After the attack that broke the camel’s back, (and almost mine), I left. And that is when the fun and the cover up began. From my initial reports not getting filed, to having police attend my home after another violent outburst from him and actually telling me that they “don’t like to arrest their own”, it was a roller coaster of hell for over 9months while I tried in vain to get an AVO in place to protect my children and me. One Detective, who since lost his job over the handling of this matter, lied and delayed proceedings in the matter and practically refused to travel 10 minutes to serve the AVO papers… yet was willing to travel an hour and a half to take a statement from me when I finally conceded and decided not to pursue things further.
    You would think that that would be the end of things, but it wasn’t. Throughout this time I continued to receive threats against my life, the children’s lives, and the lives of any one I was willing to become involved with. I was called every despicable name you can think of and continued to get letters, texts and calls almost daily.
    When finally enough was enough again, I contacted police, and was lucky enough to find someone outside the mates club that was willing to listen and help. After almost a year of bullshit, I had my AVO and things went quiet… for a while. Now that he couldn’t hurt me physically or verbally, he attacked me financially. He refused (and continues to refuse) to pay child support of any kind, sold off our assets and left me holding the burden for home loans and business debts. Court cases followed to determine the care of our three beautiful children, and even throughout those proceedings he did everything he could to threaten and intimidate, not only me, but my solicitor and the judge… Yet this is not valid suffering or abuse in the eyes of the Victim Tribunal. A system that was initially set up to protect victims of violent crimes, now offends and humiliates those that attempt to seek its help in order to protect the coffers.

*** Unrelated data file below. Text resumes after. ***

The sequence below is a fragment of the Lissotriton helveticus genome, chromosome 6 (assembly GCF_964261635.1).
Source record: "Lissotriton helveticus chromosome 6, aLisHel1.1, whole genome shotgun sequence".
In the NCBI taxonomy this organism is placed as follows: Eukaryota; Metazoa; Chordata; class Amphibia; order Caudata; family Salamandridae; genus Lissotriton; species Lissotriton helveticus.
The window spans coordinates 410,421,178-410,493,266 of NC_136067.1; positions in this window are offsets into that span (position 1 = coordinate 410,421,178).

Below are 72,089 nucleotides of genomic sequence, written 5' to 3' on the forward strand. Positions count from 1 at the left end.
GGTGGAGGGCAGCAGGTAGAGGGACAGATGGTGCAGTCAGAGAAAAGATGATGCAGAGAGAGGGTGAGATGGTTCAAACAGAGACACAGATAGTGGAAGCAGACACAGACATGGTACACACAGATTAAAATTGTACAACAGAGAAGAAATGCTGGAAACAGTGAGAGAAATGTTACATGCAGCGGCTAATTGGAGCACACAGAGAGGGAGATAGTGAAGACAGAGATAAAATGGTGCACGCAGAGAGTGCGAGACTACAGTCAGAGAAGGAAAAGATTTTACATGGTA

I can handle my claim being dismissed. I was not in it for the money. I think I was merely seeking validation for my fears and feelings that I suffered throughout what was one of the worst times of my life. What I don’t like, and refuse to believe is that my pain and suffering is not sufficient nor valid enough to deserve compensation and that my councellors sessions were seen as merely “self-serving”.
    Fortunately for me, I had a friend remind me, that I needn’t seek outside myself for the truth or for validation. I know what happened. I know I have done my best to protect my children from the horrors of it, and at the end of the day, given the time again, I would probably not do anything differently, because at the end of the day, it has gotten me here. I may be practically penniless, raising three boys by myself and battling cancer, but I am free and I am happy, and not even he or some stupid tribunal can take that away from me ever.